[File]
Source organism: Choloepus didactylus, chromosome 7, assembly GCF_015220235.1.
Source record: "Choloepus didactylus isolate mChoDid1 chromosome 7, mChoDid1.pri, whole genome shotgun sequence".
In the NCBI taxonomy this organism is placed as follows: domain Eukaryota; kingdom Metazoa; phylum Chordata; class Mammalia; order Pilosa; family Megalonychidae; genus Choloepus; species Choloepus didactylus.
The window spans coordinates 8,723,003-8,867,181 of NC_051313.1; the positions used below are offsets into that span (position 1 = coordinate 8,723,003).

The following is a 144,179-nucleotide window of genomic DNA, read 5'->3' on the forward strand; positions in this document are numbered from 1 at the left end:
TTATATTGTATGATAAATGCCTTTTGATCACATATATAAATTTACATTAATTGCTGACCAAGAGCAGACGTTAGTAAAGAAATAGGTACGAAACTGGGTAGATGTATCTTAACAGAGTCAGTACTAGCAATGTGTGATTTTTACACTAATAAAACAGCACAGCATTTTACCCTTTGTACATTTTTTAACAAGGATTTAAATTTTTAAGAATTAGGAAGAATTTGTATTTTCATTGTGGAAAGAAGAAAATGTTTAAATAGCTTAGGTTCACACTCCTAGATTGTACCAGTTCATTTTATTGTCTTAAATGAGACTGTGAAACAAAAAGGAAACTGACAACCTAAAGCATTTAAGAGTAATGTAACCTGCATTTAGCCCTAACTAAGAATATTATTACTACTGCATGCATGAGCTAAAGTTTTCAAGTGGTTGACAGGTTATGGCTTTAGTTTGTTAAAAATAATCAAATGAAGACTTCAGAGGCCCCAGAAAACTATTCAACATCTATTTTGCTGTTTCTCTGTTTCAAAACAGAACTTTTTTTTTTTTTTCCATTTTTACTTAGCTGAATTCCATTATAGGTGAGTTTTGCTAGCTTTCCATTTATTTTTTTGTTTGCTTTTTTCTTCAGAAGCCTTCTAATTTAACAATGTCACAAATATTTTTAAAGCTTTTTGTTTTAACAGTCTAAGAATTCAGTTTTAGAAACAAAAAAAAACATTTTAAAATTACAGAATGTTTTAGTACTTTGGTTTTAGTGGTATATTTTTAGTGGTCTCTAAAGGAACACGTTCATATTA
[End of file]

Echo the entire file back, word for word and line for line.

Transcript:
Source organism: Choloepus didactylus, chromosome 7, assembly GCF_015220235.1.
Source record: "Choloepus didactylus isolate mChoDid1 chromosome 7, mChoDid1.pri, whole genome shotgun sequence".
In the NCBI taxonomy this organism is placed as follows: domain Eukaryota; kingdom Metazoa; phylum Chordata; class Mammalia; order Pilosa; family Megalonychidae; genus Choloepus; species Choloepus didactylus.
The window spans coordinates 8,723,003-8,867,181 of NC_051313.1; the positions used below are offsets into that span (position 1 = coordinate 8,723,003).

The following is a 144,179-nucleotide window of genomic DNA, read 5'->3' on the forward strand; positions in this document are numbered from 1 at the left end:
TTATATTGTATGATAAATGCCTTTTGATCACATATATAAATTTACATTAATTGCTGACCAAGAGCAGACGTTAGTAAAGAAATAGGTACGAAACTGGGTAGATGTATCTTAACAGAGTCAGTACTAGCAATGTGTGATTTTTACACTAATAAAACAGCACAGCATTTTACCCTTTGTACATTTTTTAACAAGGATTTAAATTTTTAAGAATTAGGAAGAATTTGTATTTTCATTGTGGAAAGAAGAAAATGTTTAAATAGCTTAGGTTCACACTCCTAGATTGTACCAGTTCATTTTATTGTCTTAAATGAGACTGTGAAACAAAAAGGAAACTGACAACCTAAAGCATTTAAGAGTAATGTAACCTGCATTTAGCCCTAACTAAGAATATTATTACTACTGCATGCATGAGCTAAAGTTTTCAAGTGGTTGACAGGTTATGGCTTTAGTTTGTTAAAAATAATCAAATGAAGACTTCAGAGGCCCCAGAAAACTATTCAACATCTATTTTGCTGTTTCTCTGTTTCAAAACAGAACTTTTTTTTTTTTTTCCATTTTTACTTAGCTGAATTCCATTATAGGTGAGTTTTGCTAGCTTTCCATTTATTTTTTTGTTTGCTTTTTTCTTCAGAAGCCTTCTAATTTAACAATGTCACAAATATTTTTAAAGCTTTTTGTTTTAACAGTCTAAGAATTCAGTTTTAGAAACAAAAAAAAACATTTTAAAATTACAGAATGTTTTAGTACTTTGGTTTTAGTGGTATATTTTTAGTGGTCTCTAAAGGAACACGTTCATATTA